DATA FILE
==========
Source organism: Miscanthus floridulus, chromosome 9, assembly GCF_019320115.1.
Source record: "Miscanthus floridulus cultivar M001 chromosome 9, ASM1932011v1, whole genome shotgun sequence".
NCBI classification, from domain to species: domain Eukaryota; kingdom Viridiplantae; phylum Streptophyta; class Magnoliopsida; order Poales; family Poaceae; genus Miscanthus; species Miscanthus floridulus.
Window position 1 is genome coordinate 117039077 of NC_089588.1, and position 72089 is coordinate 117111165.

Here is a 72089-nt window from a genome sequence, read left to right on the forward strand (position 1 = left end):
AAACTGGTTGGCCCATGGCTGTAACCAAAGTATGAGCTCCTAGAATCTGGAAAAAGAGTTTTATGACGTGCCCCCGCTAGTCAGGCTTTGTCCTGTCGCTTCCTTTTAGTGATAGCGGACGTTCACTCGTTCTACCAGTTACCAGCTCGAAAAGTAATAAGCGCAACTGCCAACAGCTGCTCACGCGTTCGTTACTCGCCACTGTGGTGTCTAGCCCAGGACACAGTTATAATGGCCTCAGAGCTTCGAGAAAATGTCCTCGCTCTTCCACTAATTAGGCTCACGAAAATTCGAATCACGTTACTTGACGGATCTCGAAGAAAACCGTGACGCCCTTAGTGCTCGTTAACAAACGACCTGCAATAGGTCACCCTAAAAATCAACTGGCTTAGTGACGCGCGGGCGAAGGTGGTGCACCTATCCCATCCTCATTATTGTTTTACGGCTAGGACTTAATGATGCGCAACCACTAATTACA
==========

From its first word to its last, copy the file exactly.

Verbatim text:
Source organism: Miscanthus floridulus, chromosome 9, assembly GCF_019320115.1.
Source record: "Miscanthus floridulus cultivar M001 chromosome 9, ASM1932011v1, whole genome shotgun sequence".
NCBI classification, from domain to species: domain Eukaryota; kingdom Viridiplantae; phylum Streptophyta; class Magnoliopsida; order Poales; family Poaceae; genus Miscanthus; species Miscanthus floridulus.
Window position 1 is genome coordinate 117039077 of NC_089588.1, and position 72089 is coordinate 117111165.

Here is a 72089-nt window from a genome sequence, read left to right on the forward strand (position 1 = left end):
AAACTGGTTGGCCCATGGCTGTAACCAAAGTATGAGCTCCTAGAATCTGGAAAAAGAGTTTTATGACGTGCCCCCGCTAGTCAGGCTTTGTCCTGTCGCTTCCTTTTAGTGATAGCGGACGTTCACTCGTTCTACCAGTTACCAGCTCGAAAAGTAATAAGCGCAACTGCCAACAGCTGCTCACGCGTTCGTTACTCGCCACTGTGGTGTCTAGCCCAGGACACAGTTATAATGGCCTCAGAGCTTCGAGAAAATGTCCTCGCTCTTCCACTAATTAGGCTCACGAAAATTCGAATCACGTTACTTGACGGATCTCGAAGAAAACCGTGACGCCCTTAGTGCTCGTTAACAAACGACCTGCAATAGGTCACCCTAAAAATCAACTGGCTTAGTGACGCGCGGGCGAAGGTGGTGCACCTATCCCATCCTCATTATTGTTTTACGGCTAGGACTTAATGATGCGCAACCACTAATTACA